Me too....believe it will happen eventually. 

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I think park and ride locations feeding in from the Golden Strip, Wade Hampton, Furman, and Easly would be helpful to the system. The thing that strikes me as being very odd is the lack of any connection between routs except in downtown. There needs to be a circular route around the midpoint of each route that runs around the city. This may be the circulator route others have spoken of...I am not an expert or even somewhat informed about this topic. I also think I direct bus link from the Airport to downtown would be useful. 

 

On a side note...can anyone explain to me why the system insists on buying big busses? Would it not make more sense to buy smaller busses and add more as ridership increases thus increasing frequency? I know personnel costs are a big part of the system's budget but its just a thought. 

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Charleston opens new Hospitality Park and Ride service

Charleston's hospitality workers soon will see a far friendlier place to park.

The Hospitality on Peninsula lot at 999 Morrison Drive opens Sunday morning and will operate almost around the clock. Its 175-vehicle lot and dedicated shuttle will run from 6 a.m. to 3 a.m.

The cost to park there is $5 a day, far less than using metered spaces — now at $2 per hour — or one of the city's garages.

In addition to the HOP service, commuters also may seek out reduced after-hours rates in city-owned garages and the recently launched Lowcountry Go commuter services program that offers rideshare matches.

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4 minutes ago, vicupstate said:

Charleston opens new Hospitality Park and Ride service

Charleston's hospitality workers soon will see a far friendlier place to park.

The Hospitality on Peninsula lot at 999 Morrison Drive opens Sunday morning and will operate almost around the clock. Its 175-vehicle lot and dedicated shuttle will run from 6 a.m. to 3 a.m.

The cost to park there is $5 a day, far less than using metered spaces — now at $2 per hour — or one of the city's garages.

In addition to the HOP service, commuters also may seek out reduced after-hours rates in city-owned garages and the recently launched Lowcountry Go commuter services program that offers rideshare matches.

That's an interesting concept-- seems like a great idea for Charleston right now 

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Park and Ride 'express' service would likely be successful in one or more areas, but since it would require an up front investment before there are enough regular riders to pay for it, it's not likely to happen.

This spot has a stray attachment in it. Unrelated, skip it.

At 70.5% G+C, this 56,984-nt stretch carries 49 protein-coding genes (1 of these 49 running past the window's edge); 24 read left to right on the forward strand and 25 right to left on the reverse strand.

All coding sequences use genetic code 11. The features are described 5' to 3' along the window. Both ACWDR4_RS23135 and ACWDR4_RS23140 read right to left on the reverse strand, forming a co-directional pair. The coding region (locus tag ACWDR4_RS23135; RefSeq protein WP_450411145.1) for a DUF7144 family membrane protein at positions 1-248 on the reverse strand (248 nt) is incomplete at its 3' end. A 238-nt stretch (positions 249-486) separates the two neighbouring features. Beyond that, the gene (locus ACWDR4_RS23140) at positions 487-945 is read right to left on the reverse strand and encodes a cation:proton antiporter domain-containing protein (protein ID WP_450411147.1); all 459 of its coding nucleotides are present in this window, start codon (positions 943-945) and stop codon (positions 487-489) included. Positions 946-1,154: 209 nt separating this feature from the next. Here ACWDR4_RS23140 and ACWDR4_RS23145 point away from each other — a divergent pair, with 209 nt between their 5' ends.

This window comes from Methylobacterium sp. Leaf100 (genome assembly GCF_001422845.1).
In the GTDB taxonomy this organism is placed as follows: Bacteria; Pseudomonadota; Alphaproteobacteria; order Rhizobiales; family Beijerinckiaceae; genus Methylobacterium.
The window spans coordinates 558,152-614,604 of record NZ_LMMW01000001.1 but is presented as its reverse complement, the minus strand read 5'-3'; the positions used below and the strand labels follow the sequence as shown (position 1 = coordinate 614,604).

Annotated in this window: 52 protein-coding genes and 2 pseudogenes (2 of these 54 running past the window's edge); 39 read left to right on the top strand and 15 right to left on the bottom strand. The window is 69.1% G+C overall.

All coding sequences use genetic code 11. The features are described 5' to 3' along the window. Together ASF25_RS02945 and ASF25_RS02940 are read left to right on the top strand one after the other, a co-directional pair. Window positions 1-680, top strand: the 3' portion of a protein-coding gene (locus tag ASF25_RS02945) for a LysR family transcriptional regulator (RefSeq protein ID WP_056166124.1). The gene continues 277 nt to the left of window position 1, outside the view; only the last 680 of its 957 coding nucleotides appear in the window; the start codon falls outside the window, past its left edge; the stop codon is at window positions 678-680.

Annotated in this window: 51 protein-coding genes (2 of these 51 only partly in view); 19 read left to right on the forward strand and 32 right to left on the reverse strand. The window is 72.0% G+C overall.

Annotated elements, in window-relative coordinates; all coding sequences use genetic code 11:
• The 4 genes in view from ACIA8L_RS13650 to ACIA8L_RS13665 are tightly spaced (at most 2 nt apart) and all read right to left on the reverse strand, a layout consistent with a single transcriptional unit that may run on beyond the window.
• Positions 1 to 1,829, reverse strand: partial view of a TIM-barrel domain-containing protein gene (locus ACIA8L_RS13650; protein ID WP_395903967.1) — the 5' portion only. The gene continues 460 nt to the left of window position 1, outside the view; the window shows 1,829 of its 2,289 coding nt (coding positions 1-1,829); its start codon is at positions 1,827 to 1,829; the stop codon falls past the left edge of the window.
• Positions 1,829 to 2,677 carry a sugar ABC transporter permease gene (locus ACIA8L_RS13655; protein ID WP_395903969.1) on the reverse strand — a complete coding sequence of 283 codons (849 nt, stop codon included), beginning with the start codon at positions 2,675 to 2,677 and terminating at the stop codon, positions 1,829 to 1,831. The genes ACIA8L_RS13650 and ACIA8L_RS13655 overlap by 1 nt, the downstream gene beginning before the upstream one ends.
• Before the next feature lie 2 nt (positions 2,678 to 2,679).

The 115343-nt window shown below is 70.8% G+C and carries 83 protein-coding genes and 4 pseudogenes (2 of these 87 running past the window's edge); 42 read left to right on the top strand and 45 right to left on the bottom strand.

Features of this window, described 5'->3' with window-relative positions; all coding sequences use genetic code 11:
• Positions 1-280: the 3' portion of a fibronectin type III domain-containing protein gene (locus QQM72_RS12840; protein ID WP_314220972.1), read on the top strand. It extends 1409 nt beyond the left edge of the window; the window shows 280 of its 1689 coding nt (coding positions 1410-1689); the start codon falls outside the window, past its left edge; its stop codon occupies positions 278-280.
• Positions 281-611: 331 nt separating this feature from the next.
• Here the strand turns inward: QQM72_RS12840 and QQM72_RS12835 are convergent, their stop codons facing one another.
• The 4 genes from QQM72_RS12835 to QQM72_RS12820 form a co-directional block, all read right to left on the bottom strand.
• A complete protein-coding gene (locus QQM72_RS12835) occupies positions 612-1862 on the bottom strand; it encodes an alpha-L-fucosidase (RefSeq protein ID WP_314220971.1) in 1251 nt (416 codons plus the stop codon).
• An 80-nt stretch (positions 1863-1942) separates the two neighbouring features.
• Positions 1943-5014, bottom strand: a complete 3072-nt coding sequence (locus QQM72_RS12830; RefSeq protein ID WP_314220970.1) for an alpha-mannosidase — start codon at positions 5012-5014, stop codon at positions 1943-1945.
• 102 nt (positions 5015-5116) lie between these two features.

Optimizing bus sizes would require some management data on how full the buses are at all times of day.  That information was not previously available except by manual data collection from a worker riding each route.   Starting this year with the automatic tracking equipment running, they can make informed decisions about whether and when to run smaller buses.

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The upfront cost is something that the city and county are going to have to come to terms with. There are businesses willing to help out with this. Maybe they would be willing to front the cost of park and ride passes for their employees for the first year who wanted to use it. 

 

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Transit plan outlines how Greenlink could expand hours, service

Quote

Now, there’s a plan that would roughly double the size of Greenlink — increasing the frequency and number of routes. But it comes at a cost. If everything in the plan is done, the bus system’s annual operating cost would more than triple, and capital costs would exceed $55 million.

 

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Greenlink has been awarded a $11 million grant for a new transit facility by the USDOT. Only transit agency in the state to receive a grant. 

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58 minutes ago, gman430 said:

Greenlink has been awarded a $11 million grant for a new transit facility by the USDOT. Only transit agency in the state to receive a grant. 

"Transit facility" meaning... maintenance facility to replace the one on Augusta, or a new depot/transfer center?

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9 minutes ago, GvilleSC said:

"Transit facility" meaning... maintenance facility to replace the one on Augusta, or a new depot/transfer center?

Not sure. Here is what the Greenville News says: 

According to the federal agency, GTA's grant is for "a new transit facility. The project will help GTA meet maintenance and operational needs as local population and ridership continue to grow."

And the FTA link: https://www.transit.dot.gov/funding/grants/fiscal-year-2018-bus-and-bus-facilities-projects

Edited by gman430

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It's for a new maintenance facility:  https://greenvillejournal.com/2018/09/25/greenvilles-bus-system-gets-11-million-grant-for-new-maintenance-facility/ Total cost is $20-22 million and size is 28,000 square feet. It will be able to accommodate 50 vehicles at one time but will not be built on the current maintenance facility site. That site will instead be put up for sale and proceeds will help pay for the new one. New site is TBD. Completion slated in three years. 

By the way, this grant is tied for the highest amount ($11 million) given to any transit system in the country this funding go around. 

 

And on top of that news from the FTA is the city announcing an extra $1.25 million for Greenlink:  

The $1.25 million for transportation will be leveraged against $2.75 million in federal and state funds to buy two new electric buses from local manufacturer Proterra, buy another two diesel buses and three new cutaway buses and then overhaul 12 current buses to extend their useful lives another five years.

"This is much-needed to improve our decrepit and aged fleet," Greenlink director Gary Sheppard said.

Source: https://www.google.com/amp/s/amp.greenvilleonline.com/amp/1353978002

Edited by gman430